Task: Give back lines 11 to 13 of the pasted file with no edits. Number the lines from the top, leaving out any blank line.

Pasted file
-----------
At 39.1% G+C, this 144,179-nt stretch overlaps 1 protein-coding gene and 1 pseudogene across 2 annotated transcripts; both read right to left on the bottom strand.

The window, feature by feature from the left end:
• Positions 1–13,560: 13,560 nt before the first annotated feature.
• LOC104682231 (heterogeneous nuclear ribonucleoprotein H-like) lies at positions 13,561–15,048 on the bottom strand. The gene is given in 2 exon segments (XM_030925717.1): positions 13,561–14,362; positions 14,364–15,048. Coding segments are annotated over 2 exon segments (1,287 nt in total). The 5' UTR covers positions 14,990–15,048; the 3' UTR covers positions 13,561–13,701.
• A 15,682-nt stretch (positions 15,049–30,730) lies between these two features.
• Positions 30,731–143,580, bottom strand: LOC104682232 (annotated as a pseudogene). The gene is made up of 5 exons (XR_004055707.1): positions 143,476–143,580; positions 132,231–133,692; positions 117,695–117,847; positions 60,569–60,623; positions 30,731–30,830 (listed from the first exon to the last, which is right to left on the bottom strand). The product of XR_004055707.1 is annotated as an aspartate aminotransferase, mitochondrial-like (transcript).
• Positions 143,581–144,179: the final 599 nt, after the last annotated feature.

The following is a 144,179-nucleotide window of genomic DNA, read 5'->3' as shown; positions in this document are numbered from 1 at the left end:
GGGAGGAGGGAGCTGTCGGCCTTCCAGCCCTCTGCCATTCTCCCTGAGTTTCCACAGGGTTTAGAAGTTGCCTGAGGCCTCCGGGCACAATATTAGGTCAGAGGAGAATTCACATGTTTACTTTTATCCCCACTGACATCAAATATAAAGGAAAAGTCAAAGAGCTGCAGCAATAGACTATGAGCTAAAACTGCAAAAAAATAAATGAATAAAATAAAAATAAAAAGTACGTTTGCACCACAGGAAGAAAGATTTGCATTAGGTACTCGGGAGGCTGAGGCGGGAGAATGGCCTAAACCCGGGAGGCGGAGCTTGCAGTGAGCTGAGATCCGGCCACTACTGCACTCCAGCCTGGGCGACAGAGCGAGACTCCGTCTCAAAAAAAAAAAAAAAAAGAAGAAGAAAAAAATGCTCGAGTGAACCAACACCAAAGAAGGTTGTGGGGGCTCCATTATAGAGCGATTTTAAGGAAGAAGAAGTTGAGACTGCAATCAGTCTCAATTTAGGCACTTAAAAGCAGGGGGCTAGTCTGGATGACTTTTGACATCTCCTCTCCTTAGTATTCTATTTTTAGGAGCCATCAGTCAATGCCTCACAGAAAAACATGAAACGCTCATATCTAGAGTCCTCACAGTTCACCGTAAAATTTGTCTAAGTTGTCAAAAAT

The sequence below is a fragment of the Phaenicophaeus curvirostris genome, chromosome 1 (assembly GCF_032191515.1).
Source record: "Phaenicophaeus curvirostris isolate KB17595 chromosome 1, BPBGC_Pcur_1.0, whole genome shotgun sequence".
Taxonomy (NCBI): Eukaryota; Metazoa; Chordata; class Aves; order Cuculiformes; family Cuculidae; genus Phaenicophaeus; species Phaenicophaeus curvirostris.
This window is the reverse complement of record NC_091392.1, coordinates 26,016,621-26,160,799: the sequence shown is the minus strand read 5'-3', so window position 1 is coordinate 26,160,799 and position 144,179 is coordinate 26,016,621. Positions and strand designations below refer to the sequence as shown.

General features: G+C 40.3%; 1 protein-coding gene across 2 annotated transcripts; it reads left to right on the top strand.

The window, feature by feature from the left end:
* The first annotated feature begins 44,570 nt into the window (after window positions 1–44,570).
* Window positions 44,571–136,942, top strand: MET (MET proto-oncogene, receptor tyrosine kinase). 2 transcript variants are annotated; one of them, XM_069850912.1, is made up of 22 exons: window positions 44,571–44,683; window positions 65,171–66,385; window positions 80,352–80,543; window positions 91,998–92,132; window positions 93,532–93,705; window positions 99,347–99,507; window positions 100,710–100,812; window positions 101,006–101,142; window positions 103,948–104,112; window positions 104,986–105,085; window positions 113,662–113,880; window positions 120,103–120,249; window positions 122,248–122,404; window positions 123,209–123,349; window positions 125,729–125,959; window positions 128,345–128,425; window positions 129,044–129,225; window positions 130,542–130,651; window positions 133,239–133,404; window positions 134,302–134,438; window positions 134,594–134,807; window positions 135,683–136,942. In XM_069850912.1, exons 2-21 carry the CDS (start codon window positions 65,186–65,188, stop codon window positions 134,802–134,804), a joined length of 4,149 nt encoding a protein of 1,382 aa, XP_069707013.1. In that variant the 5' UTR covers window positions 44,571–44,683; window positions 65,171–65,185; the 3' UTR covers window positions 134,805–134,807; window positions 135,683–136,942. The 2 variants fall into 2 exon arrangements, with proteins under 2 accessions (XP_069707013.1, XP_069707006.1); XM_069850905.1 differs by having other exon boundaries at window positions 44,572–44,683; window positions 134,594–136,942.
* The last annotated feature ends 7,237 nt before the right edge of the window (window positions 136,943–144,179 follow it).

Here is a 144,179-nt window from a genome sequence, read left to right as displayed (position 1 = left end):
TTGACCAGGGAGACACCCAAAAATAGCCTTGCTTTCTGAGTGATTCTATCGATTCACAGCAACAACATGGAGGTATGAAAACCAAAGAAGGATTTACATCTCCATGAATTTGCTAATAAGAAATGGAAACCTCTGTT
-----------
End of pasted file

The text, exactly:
Source record: "Phaenicophaeus curvirostris isolate KB17595 chromosome 1, BPBGC_Pcur_1.0, whole genome shotgun sequence".
Taxonomy (NCBI): Eukaryota; Metazoa; Chordata; class Aves; order Cuculiformes; family Cuculidae; genus Phaenicophaeus; species Phaenicophaeus curvirostris.
This window is the reverse complement of record NC_091392.1, coordinates 26,016,621-26,160,799: the sequence shown is the minus strand read 5'-3', so window position 1 is coordinate 26,160,799 and position 144,179 is coordinate 26,016,621. Positions and strand designations below refer to the sequence as shown.